NYC: Beer and McDonalds

We were standing outside a restaurant early one evening looking for a place to eat. I went to NY thinking that I was going to eat some authentic food from many different cultures. Boy, was I in for a shock. We were standing in front of this restaurant and the only question that seemed to matter was whether the restaurant sold alcohol or not. I couldn’t believe it. I was not surprised that that was the question of the evening, but I was still amazed that there was a hesitancy about going into the restaurant. They resisted. They could not be in the same building where alcohol was sold.

I told them that I didn’t drive over 800 miles to eat at McDonalds. I was not about to eat at some chain on my first and potentially only trip to New York City. Well, we ate at Wendy’s. It was sad. Welcome to my world. I could not reconcile that kind of interpretation from Scripture. It made no sense to me. It was a preference that was amazingly inconsistent. And I was being self-righteous about the whole thing.

There was angst in my soul regarding my religion. This was an early sign that I was a misfit among my brothers. This was part of a continuum of evidences that told me that I was a fish out of my element. Unfortunately I didn’t know there was any other place to go. There were no options for me except for the option in which I existed.

The inconsistencies were all over the map. We could watch a football game played by godless people who promote hedonism and a low to no view of the local church that was shown on a TV that is owned by a godless corporation. The TV network is similarly godless and has done as much to promote godlessness in our culture as anything else. We buy gasoline from godless corporations and just about every other association we have has some connection to paganism. It is the world in which we live. However, somebody said that alcohol is worse than these other things and therefore we can be inconsistent as long as we believe there are degrees of sin, paganism, compromise, etc. The bible would not support this position, but depending on the group you are talking to you would find yourself in situations where you have crossed somebody’s artificial line of asceticism. It could be tricky for the novice, but once you get in and learn the ropes you knew where to step and not step. You also learned body language, the art of observation and question asking to quickly assess a situation to know if you have crossed the line or were about to. For me I was about at the end of caring for this kind of artificial, superficial religion. I was peeking over the fence and these brothers in NYC were a great help in this process.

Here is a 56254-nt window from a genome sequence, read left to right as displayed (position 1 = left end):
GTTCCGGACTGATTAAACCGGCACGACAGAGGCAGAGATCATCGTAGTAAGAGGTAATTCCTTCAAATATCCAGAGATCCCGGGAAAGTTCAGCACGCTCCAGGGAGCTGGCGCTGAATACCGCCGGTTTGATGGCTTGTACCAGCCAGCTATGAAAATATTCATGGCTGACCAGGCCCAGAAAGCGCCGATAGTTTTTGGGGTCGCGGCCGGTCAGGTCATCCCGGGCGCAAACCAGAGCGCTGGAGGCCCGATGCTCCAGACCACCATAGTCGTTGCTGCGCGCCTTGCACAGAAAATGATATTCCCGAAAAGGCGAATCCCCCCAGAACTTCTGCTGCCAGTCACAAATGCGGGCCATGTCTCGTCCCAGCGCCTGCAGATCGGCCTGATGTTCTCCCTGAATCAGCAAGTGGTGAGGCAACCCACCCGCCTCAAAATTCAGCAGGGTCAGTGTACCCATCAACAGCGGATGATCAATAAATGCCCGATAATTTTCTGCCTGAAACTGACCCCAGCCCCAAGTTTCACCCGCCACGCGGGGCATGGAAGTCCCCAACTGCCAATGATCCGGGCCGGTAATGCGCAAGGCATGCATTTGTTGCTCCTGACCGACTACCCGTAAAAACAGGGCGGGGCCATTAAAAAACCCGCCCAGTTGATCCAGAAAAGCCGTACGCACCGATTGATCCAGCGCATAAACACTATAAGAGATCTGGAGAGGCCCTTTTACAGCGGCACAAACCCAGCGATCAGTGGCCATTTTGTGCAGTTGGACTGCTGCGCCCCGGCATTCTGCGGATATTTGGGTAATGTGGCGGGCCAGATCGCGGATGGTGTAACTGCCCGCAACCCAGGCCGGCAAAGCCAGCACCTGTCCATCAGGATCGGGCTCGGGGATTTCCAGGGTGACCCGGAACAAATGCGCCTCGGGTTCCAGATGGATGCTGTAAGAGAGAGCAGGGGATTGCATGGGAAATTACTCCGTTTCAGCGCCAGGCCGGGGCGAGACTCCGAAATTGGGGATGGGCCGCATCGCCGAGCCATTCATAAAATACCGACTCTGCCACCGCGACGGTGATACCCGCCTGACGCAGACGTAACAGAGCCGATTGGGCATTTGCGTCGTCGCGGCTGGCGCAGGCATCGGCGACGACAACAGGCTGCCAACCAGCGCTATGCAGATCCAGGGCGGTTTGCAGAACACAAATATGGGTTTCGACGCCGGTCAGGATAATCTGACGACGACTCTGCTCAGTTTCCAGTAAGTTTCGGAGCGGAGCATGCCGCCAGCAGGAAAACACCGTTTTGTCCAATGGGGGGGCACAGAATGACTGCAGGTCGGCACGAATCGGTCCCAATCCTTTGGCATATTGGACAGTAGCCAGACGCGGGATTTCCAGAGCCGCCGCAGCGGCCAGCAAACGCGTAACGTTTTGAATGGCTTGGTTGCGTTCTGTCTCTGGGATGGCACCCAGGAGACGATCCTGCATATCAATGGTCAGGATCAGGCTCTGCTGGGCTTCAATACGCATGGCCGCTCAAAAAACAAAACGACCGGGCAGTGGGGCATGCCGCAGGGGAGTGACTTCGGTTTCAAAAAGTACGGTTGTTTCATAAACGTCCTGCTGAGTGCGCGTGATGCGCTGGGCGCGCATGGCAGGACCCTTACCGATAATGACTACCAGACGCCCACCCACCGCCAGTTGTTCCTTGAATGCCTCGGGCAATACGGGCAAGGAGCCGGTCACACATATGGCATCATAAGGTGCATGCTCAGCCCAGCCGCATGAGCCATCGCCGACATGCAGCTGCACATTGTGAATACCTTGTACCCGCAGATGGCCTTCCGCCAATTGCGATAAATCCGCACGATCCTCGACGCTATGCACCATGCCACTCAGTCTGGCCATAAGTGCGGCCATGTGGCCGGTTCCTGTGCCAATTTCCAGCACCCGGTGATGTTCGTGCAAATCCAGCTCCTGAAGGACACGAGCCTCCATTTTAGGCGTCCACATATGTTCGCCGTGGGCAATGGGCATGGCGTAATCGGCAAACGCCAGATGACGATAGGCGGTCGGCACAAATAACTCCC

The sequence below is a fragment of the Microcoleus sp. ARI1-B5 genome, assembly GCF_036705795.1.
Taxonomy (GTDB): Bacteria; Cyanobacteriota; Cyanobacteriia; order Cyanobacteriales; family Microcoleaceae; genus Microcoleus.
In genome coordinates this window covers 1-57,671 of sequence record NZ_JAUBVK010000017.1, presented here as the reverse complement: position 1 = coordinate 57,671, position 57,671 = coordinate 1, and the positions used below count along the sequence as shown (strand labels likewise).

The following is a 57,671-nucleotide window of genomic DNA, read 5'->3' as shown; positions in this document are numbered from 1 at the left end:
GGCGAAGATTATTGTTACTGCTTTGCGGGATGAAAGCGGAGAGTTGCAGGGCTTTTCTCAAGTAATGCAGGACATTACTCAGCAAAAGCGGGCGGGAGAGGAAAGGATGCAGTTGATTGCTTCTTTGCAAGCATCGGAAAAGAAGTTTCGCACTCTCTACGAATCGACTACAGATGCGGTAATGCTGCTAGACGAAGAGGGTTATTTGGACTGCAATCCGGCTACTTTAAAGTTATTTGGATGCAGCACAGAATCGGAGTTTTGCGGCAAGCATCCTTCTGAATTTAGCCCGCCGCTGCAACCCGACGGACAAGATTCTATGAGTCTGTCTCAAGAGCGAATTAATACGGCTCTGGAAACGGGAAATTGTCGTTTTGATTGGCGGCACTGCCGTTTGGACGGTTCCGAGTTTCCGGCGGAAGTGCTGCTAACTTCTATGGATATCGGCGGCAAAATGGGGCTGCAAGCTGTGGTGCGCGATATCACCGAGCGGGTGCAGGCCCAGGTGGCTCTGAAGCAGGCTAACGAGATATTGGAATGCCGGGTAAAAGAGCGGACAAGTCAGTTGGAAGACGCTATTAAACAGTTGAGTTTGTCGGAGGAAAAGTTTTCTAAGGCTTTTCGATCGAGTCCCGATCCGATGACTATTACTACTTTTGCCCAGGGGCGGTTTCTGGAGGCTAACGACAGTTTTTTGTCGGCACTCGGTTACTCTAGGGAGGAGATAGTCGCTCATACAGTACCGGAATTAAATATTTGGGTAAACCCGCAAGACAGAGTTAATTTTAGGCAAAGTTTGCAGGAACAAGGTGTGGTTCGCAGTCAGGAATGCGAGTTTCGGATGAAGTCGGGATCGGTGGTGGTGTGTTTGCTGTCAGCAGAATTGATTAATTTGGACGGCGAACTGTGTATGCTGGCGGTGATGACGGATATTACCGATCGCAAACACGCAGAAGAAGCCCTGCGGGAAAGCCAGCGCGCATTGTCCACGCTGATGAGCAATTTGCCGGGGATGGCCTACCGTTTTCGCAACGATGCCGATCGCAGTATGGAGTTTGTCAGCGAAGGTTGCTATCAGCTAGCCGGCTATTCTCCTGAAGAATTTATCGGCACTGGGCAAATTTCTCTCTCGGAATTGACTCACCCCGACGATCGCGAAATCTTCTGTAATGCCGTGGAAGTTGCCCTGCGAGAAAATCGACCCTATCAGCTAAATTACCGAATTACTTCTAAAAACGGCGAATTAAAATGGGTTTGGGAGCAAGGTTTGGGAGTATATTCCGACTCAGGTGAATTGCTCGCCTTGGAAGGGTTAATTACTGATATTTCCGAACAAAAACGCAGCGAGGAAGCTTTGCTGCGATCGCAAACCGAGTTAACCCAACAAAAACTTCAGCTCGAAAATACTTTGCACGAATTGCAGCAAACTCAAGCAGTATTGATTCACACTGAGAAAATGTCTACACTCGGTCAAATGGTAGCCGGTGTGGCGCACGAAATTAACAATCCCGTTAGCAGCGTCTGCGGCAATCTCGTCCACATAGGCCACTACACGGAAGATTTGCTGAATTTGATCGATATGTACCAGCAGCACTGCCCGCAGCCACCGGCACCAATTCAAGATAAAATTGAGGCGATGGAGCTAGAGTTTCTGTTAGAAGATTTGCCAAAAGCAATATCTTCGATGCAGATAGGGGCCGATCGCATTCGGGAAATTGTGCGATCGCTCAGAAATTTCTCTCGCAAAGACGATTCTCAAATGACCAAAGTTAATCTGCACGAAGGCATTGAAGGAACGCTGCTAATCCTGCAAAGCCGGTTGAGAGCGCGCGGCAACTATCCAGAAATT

They didn’t have the luxury to created ascetic practices. They were tyring to survive.

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About RickThomasNet

Rick Thomas leads a training network for Christians to assist them in becoming more effective soul care providers. RickThomas.Net reaches people around the world through consulting, training, podcasting, writing, counseling, and speaking. In 1990 he earned a BA in Theology, and 1991 he received a BS in Education. In 1993 he was ordained into Christian ministry, and in 2000 he graduated with an MA in Counseling from The Master’s College in Santa Clarita, CA. In 2006 he was recognized as a Fellow of the Association of Certified Biblical Counselors (ACBC).

2 thoughts on “NYC: Beer and McDonalds

  1. According to the heading on your blog, this is for your kids. I feel like I’m eavesdropping. Thank you for your openness in cyberspace. It helps.

  2. I couldn’t email you either. I deleted your comment from my blog since your intent is to not have outside traffic. I don’t have anyone reading mine, but I hope the ones I want to will eventually read it.
    The “edge” you talk about is very muted compared to what it could be. It’s a balancing act to not say too much, kind of like life. It’s good to see inside of someone else who’s down the road I’m traveling on. It helps because even though the places and situations are different they are still very much alike. There is nothing to forgive. There is no offence.
    You’re the biggest sinner?-you haven’t met me. I have journals also, but I’d have to do a lot of editing before anyone read them. I’ve thought about what my kids would think if they read them after I died. Hopefully the life they saw me live and the one they read about would eventually be merged into the same one in the journals–what you see is what I am. That’s one of my goals for life.–I’m just not sure it’s possible.

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